NKF and one other commenter disagreed with CMS’s proposal to remove the Hemodialysis Vascular Access Decision-Making by Surgeon to Maximize Placement of Autogenous Arterial Venous (AV) Fistula from PQRS. NKF believes this measure has fostered the increased use of AV fistulas and, while performance is high on the measure, viewed it as important to ensuring this trend continues and to aligning physician payment incentives with dialysis facility incentives. Unfortunately, CMS decided to remove the measure. NKF will monitor whether removal of this measure from PQRS has a negative effect on dialysis adequacy.
NKF also recommended new areas for CMS to prioritize measures or invest in measure development. NKF recommended that CMS replace the current measure related to detecting kidney disease in diabetics with a new measure that actually requires physicians to have a serum creatinine and albumin to creatinine ratio recorded for all diabetic patients. NKF also recommended CMS develop a patient safety measure on NSAID avoidance and one on PCP and nephrology co-management of CKD stage 4 patients. NKF will continue to advocate for these measures and will work with partners to develop and test the NSAID avoidance measure and co-management measures for future inclusion in PQRS.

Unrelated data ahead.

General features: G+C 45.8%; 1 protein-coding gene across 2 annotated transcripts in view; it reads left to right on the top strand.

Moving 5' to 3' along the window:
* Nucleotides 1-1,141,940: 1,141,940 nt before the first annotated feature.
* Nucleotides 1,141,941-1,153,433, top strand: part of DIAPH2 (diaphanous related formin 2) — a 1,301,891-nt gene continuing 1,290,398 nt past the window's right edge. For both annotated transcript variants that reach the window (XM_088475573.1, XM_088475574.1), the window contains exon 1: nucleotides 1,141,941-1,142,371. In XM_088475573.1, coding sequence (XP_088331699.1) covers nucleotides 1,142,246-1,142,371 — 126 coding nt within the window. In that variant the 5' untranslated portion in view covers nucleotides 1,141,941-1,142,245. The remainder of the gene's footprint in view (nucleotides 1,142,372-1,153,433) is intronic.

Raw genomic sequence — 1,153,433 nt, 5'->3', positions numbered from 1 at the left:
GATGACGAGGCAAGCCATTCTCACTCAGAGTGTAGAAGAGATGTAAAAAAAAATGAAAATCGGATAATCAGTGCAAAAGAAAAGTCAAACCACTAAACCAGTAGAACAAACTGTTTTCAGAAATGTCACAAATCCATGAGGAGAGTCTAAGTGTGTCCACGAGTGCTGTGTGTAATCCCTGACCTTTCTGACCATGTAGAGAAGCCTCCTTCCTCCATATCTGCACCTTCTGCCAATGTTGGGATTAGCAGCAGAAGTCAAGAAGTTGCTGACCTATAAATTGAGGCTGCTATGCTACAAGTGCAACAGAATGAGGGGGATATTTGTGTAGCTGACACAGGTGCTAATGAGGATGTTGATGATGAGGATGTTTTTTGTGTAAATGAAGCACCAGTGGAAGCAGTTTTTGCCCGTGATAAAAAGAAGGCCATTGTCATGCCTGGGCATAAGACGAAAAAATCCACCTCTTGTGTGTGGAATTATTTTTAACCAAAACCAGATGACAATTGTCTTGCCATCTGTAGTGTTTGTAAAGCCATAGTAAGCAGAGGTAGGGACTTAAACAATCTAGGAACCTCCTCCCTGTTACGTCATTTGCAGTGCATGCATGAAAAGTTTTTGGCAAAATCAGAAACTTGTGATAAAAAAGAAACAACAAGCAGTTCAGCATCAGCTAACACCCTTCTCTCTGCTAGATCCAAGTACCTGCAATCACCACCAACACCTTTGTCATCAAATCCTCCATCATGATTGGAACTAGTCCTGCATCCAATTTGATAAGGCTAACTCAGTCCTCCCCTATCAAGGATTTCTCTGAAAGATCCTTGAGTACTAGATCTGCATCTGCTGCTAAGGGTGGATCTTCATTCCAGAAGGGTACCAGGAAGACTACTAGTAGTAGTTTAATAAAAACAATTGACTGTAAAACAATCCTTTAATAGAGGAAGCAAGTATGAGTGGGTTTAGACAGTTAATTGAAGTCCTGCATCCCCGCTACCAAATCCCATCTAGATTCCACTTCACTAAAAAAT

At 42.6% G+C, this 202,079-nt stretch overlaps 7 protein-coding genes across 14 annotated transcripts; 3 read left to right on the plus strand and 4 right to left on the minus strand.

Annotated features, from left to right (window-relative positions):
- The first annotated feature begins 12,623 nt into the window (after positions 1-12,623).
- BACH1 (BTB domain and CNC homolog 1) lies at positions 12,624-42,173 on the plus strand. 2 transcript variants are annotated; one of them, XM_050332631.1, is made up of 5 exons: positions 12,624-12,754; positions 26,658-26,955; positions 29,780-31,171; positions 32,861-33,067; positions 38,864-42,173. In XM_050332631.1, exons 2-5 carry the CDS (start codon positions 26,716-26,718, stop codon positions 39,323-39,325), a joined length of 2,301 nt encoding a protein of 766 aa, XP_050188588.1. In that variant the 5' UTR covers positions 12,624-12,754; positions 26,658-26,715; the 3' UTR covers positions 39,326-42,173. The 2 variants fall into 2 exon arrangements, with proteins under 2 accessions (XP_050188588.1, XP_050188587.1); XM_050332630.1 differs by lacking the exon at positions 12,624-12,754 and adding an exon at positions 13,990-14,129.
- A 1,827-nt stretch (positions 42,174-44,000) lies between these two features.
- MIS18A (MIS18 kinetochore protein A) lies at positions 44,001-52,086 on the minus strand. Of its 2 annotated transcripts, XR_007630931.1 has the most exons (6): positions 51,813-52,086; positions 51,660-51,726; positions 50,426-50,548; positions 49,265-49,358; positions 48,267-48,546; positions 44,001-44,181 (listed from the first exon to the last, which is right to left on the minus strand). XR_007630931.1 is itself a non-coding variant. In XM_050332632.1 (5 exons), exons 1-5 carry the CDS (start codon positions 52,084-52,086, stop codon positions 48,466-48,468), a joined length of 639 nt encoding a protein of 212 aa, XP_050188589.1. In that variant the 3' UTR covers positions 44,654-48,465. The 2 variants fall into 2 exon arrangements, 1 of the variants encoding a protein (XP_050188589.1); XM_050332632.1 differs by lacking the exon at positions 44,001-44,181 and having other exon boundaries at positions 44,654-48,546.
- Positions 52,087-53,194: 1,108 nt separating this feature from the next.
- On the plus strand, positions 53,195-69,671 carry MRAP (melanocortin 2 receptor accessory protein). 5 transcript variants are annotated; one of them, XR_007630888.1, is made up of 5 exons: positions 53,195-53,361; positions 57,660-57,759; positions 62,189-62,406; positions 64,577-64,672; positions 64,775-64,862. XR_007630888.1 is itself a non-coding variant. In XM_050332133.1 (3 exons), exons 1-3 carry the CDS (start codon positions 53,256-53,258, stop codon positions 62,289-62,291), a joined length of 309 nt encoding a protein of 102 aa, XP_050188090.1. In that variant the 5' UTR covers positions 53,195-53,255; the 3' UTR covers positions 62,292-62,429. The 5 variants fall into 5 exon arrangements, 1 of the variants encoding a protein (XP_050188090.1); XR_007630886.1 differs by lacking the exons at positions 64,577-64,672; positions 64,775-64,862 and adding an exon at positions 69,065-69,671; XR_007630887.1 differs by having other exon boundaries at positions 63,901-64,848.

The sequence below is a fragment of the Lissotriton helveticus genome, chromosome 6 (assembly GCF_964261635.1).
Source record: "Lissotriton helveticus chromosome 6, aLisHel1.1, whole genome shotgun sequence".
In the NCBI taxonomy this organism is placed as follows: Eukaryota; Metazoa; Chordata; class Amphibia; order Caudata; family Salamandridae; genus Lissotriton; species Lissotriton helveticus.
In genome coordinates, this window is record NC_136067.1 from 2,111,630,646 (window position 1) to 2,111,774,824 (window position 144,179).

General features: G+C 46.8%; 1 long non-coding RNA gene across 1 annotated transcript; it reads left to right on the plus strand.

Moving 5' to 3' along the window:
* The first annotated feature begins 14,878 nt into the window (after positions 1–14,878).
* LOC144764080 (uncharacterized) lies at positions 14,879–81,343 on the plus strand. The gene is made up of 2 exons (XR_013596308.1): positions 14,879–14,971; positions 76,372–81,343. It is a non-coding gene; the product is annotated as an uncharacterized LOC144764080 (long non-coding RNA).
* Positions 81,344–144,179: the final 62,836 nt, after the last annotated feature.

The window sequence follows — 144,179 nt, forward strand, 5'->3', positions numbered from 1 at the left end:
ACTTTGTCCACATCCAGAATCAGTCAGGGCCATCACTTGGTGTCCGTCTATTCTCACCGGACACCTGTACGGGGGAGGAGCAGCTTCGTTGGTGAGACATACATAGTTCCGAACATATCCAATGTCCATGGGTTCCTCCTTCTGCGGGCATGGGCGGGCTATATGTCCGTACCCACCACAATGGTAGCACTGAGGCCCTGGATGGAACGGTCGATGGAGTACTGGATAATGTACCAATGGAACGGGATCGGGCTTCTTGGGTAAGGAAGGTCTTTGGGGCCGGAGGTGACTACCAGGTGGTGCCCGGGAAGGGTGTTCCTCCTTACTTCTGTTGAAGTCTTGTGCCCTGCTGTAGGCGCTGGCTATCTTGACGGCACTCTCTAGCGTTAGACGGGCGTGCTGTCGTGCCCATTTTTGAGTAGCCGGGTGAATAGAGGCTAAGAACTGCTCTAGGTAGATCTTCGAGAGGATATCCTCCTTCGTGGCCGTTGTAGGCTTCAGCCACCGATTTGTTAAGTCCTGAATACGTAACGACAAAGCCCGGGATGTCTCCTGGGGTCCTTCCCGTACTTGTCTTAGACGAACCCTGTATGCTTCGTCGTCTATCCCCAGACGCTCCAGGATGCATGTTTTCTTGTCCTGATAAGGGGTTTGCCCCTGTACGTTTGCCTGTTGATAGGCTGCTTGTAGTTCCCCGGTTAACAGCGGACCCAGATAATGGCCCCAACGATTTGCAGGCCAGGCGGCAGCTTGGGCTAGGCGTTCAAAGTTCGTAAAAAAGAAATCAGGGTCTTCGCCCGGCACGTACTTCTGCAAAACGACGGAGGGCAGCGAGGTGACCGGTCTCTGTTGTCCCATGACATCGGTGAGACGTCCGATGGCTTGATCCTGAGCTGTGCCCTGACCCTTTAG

The Merit-based Incentive Payment System (MIPS)
In 2019, the current physician value based purchasing programs (PQRS, meaningful use, and the physician value based modifier) will be rolled into one program that also includes measurement on participation in clinical improvement activities. CMS sought early comments on suggestions for clinical improvement activities. NKF recommended the creation of a CKD detection and management CIA that could help reduce risk of cardiovascular events, acute kidney injury and progression to ESRD if adopted by PCPs. NKF also recommended that these activities along with the new CKD quality measures recommended above be included in Alternative Payment Models (APM). NKF will continue to advocate and have discussions with CMS on the development of MIPS and new APMs.